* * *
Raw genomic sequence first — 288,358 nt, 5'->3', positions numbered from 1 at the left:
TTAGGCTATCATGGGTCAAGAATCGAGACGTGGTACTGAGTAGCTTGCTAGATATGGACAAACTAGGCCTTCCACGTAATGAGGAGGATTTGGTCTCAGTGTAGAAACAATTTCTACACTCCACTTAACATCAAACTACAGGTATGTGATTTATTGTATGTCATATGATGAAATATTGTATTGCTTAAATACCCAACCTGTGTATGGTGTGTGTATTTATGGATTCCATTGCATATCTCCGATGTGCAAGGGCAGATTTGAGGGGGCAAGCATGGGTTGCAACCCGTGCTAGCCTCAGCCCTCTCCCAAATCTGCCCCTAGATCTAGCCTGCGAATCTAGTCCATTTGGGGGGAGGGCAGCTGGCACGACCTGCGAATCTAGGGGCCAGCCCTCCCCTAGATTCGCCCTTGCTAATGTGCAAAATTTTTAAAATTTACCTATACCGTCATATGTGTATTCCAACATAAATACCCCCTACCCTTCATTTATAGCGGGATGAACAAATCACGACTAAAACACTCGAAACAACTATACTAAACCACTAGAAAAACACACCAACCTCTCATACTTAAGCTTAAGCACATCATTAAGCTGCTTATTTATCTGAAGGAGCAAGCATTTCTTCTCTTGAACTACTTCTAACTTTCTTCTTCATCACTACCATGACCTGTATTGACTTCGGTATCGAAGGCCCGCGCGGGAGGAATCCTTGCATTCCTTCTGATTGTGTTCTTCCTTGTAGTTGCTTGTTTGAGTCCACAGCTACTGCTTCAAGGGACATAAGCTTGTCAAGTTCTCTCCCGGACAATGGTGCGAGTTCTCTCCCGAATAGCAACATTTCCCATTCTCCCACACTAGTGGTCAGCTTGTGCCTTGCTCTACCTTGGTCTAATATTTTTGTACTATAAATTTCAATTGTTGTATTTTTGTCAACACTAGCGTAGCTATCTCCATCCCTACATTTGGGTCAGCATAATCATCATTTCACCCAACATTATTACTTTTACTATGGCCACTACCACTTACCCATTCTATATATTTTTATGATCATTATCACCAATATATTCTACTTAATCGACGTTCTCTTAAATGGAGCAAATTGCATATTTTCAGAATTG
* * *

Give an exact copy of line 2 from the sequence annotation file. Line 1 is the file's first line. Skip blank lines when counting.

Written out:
TTAGGCTATCATGGGTCAAGAATCGAGACGTGGTACTGAGTAGCTTGCTAGATATGGACAAACTAGGCCTTCCACGTAATGAGGAGGATTTGGTCTCAGTGTAGAAACAATTTCTACACTCCACTTAACATCAAACTACAGGTATGTGATTTATTGTATGTCATATGATGAAATATTGTATTGCTTAAATACCCAACCTGTGTATGGTGTGTGTATTTATGGATTCCATTGCATATCTCCGATGTGCAAGGGCAGATTTGAGGGGGCAAGCATGGGTTGCAACCCGTGCTAGCCTCAGCCCTCTCCCAAATCTGCCCCTAGATCTAGCCTGCGAATCTAGTCCATTTGGGGGGAGGGCAGCTGGCACGACCTGCGAATCTAGGGGCCAGCCCTCCCCTAGATTCGCCCTTGCTAATGTGCAAAATTTTTAAAATTTACCTATACCGTCATATGTGTATTCCAACATAAATACCCCCTACCCTTCATTTATAGCGGGATGAACAAATCACGACTAAAACACTCGAAACAACTATACTAAACCACTAGAAAAACACACCAACCTCTCATACTTAAGCTTAAGCACATCATTAAGCTGCTTATTTATCTGAAGGAGCAAGCATTTCTTCTCTTGAACTACTTCTAACTTTCTTCTTCATCACTACCATGACCTGTATTGACTTCGGTATCGAAGGCCCGCGCGGGAGGAATCCTTGCATTCCTTCTGATTGTGTTCTTCCTTGTAGTTGCTTGTTTGAGTCCACAGCTACTGCTTCAAGGGACATAAGCTTGTCAAGTTCTCTCCCGGACAATGGTGCGAGTTCTCTCCCGAATAGCAACATTTCCCATTCTCCCACACTAGTGGTCAGCTTGTGCCTTGCTCTACCTTGGTCTAATATTTTTGTACTATAAATTTCAATTGTTGTATTTTTGTCAACACTAGCGTAGCTATCTCCATCCCTACATTTGGGTCAGCATAATCATCATTTCACCCAACATTATTACTTTTACTATGGCCACTACCACTTACCCATTCTATATATTTTTATGATCATTATCACCAATATATTCTACTTAATCGACGTTCTCTTAAATGGAGCAAATTGCATATTTTCAGAATTG